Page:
a BANDULU BIZNESS is a racket, a swindle. (5)
BANGARANG : hubbub, uproar, disorder, disturbance. (5)
BANKRA : a big basket, including the type which hangs over the
sides of a donkey. (5)
BANS : from bands; a whole lot, a great deal, nuff,
whole heap. (5)
BANTON : a storyteller (50)
BASHMENT : party, dance, session (3)
BAT : butterfly or moth. English bat, the flying rodent,
is a rat-bat. (5)
BATTY : bottom; backside; anus. (5)
BATTYBWOY : a gay person (6)
BEAST : a policeman (1)
BEENIE : little (36)
BEX : vex (verb), or vexed (adjective). (5)
BHUTTU (BUHTUH) : an uncouth, out of fashion, uncultured person
Use: Wey yu a go inna dem deh cloze? Yu fayva buttu (12)
BIG BOUT YAH : Large and in charge. Superlative indicating status
(power, fame, money, talent, etc) within some social
group (12)
BISCUIT : a particularly attractive woman (46)
BISSY : cola nut. (5)
BOOPS/BOOPSIE : Boops is a man, often older, who supports a young woman;
boopsie refers to a kept woman (46)
BLACK UP : To smoke weed. Like somene would ask "You Black up
: today?" Meaning did you smoke today? (14)
BLACKHEART MAN : a rascal, a hooligan (38)
BLOUSE AND SKIRT : common exclamation of surprise. (29)
BLY : chance, "must get a bly", "must get a chance". (4)
BOASIE : adj. proud, conceited, ostentatious. Combination of
English boastful and Yoruba bosi-proud and ostentatious (7)
BOASIN TONE : Swollen penis or testicles (13)
BOBO : fool. (5)
BOBO DREAD : a rastafarian sect based on the teachings of Prince Emanuel Edwards
distinguished by turbin-like headdresses, flowing white robes and
communal living (50)
BODERATION : Boderation comes from the word bother and that's
basically what it means. If something is a boderation
then it's a bother. (29)
BONG BELLY PICKNEY : a greedy child who ate too much. (29)
BOONOONOONOUS : Meaning wonderful. (13)
BOX : To smack or to hit in the face. (13)
BRAA : from BREDDA; brother. (5)
BRAATA : a little extra; like the 13th cookie in a baker's dozen;
or an extra helping of food. In musical shows it has
come to be the encore. (5)
BREDREN : one's fellow male Rastas (1)
BRINDLE : to be angry (6)
BRINKS : title given to a man who is supplying a woman with money
BUBU : fool. (5)
BUCKY : home-made gun (2) slave (29)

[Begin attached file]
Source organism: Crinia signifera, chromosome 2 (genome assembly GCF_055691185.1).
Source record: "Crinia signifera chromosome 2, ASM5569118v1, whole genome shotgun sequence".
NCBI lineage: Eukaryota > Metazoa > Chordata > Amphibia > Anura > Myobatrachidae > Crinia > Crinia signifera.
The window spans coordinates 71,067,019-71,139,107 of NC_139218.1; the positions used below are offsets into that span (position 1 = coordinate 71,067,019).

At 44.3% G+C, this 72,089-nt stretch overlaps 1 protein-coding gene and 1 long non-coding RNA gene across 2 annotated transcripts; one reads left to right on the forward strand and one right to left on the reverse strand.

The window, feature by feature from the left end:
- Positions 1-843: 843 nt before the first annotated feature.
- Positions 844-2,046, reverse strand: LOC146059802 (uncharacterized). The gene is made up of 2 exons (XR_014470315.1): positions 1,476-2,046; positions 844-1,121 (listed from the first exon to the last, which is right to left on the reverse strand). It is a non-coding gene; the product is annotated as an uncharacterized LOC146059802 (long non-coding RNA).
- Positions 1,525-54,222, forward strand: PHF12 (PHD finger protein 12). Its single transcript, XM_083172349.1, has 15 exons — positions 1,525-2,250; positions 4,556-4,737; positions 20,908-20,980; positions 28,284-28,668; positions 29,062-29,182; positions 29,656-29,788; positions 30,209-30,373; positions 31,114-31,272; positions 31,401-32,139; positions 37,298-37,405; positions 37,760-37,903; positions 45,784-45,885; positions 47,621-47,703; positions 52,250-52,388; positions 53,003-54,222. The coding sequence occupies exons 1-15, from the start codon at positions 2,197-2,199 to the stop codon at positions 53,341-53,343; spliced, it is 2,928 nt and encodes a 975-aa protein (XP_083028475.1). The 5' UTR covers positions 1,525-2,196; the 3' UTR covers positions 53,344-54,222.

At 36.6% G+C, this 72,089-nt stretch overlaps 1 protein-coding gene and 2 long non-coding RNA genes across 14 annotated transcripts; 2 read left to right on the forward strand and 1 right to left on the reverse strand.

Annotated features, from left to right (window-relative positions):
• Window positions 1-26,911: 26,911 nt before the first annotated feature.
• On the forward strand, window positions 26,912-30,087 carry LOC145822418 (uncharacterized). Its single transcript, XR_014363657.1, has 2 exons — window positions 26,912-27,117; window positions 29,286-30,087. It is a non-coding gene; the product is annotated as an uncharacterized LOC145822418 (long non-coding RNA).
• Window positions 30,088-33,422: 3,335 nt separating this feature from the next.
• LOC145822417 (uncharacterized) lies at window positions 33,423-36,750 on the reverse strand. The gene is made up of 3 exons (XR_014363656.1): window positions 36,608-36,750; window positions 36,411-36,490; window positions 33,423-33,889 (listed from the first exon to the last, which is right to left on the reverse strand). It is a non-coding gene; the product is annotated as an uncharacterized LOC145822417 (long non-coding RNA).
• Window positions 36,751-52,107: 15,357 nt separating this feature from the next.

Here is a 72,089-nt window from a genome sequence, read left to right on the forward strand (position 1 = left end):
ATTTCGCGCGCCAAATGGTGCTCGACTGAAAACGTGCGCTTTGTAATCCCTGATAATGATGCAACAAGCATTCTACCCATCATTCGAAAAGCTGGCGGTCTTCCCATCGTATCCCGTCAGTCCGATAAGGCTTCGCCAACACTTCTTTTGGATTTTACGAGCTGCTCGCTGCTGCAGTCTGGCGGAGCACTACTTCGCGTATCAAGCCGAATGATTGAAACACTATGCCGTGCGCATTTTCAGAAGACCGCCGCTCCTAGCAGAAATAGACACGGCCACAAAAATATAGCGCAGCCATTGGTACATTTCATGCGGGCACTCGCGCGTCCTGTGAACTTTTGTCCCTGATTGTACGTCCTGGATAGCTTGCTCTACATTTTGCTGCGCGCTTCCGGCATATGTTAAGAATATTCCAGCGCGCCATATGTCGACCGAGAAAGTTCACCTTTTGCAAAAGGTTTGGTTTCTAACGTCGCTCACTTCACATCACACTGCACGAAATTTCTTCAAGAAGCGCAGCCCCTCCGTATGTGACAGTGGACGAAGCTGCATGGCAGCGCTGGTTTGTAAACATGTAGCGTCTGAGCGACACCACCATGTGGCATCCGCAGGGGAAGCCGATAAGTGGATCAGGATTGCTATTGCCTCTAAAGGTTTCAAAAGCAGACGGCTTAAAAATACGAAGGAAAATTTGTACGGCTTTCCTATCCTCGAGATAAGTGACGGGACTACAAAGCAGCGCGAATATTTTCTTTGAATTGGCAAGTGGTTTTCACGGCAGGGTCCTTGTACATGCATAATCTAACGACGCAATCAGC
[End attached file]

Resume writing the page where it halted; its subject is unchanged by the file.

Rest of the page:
BUCKY MASSA : master over the slaves (29)
BUD : bird. (14)
BUFU-BUFU : fat, swollen, blubbery; too big; clumsy or lumbering.(5)
BUGUYAGA : a sloppy, dirty person, like a bum or tramp. (5)
BULL BUCKA : a bully (1)
BULLA : a comon sugar and flour cookie or small round cake,
sold everywhere in Jamaica. (5)
(TO GET) BUN : to have one's spouse or girl/boy-friend cheat on
oneself, to be cheated out of something (6)
BLOOD CLOT : curse words (1)
BUCK UP : meet (28)
BUMBO : bottom; backside. A common curse word, especially in
combination with CLOT (cloth),
a reference to the days before toilet paper. (5)
BUN : burn (29)
BUNGO : n. racially pejorative. Crude, black, ignorant,
boorish person. From Hausa bunga-bumpkin, nincompoop (7)
BUNKS : to knock or bump against, from "to bounce",
BUNKS MI RES, catch my rest, take a nap. (5)
BWOY : Boy (13)

(THE) CAT : a woman's genitals (6)
CALLALOU : A spinach stew. (18)
CARD : to fool someone (6)
CEASE & SEKKLE! : stop everything and relax! (6)
CEPES : (n.) - beard (35)
CERACE : a ubiquitous vine used for boiling medicinal tea,
and for bathing. It is proverbial for its bitterness.(5)
CHA! or CHO! : a disdainful expletive (1) pshaw! (2) very common, mild
explanation expressing impatience, vexation or
disappointment. (5)
CHAKA-CHAKA : messy, disorderly, untidy. (5)
CHALICE or CHILLUM : a pipe for smoking herb, usually made from coconut shell
or CHALEWA : and tubing, used ritually by Rastas (1)
CHANT : (v.) - to sing, especially cultural or spiritual songs (35)
CHEAP : just as cheap, just as well. (5)
CHI CHI MAN : a gay man (6)
CHIMMY : chamber pot. (5)
CHO : very common, mild explanation expressing impatience,
vexation or disappointment. (5)
CLAP : hit, break, stride (1)
CLOT : 1. cloth, an essential part of most Jamaican bad words,
such as bumbo clot, rass clot, blood clot, etc.
The essence of Jamaican cursing seems to be nastiness
, rather than the blashemy or sexuality which is
characteristic of the metropolitan countries.
2. to hit or strike - from the verb "to clout". (5)
3. literally means a used tampon (31)
COCO : a potato-like edible root, known elsewhere as the taro
or the eddo.
It was brought to Jamaica from the South Pacific.
This is completely distinct from cocoa, usually called
chocolate. (5)
COIL : money (6)
COLD I UP : humiliate or be-little (29)
COME DUNG : come down, get ready (as to prepare to play a tune) (6)
COME EEN LIKE : to seem as if; to resemble. (5)
CONTROL : to be in charge of, responsible for, to own; to take (1)
COO 'PON : v. (origin unclear) Look upon! (7)
COO YAH : v. (origin unclear) Look here! (7) pay attention (17)
COOL RUNNINGS : usually used at a time of departure on a long journey
meaning have a safe trip (31)
COOLIE : the traditional Jamaican epithet for East Indians.
It is never used It is never used for Chinese Jamaicans.
Usually in the form coolie-man or coolie-oman.
It is not considered polite today anymore than the term
nega, but it is still used widely in rural areas. (5)
COLLIE : n. (urban slang) ganja (7)
COME YAH (cumyu) : come here. (17)
CORK UP : jammed, filled, crowded (2)
CORN : 1. marijuana 2. money 3. a bullet (1)
COTCH : verb (cotch up), to support something else, as with a
forked stick; to balance something or place it
temporarily; to beg someone a cotch, can be a place on
a crowded bus seat or bench; or it may mean to cotch a
while, to stay somewhere temporarily. (5)
COTTA : a roll of cloth or vegetation placed on top of the head
to cushion the skull from the weight of a head load. (5)
CRAB : aside from it's usual meaning, it is a verb meaning to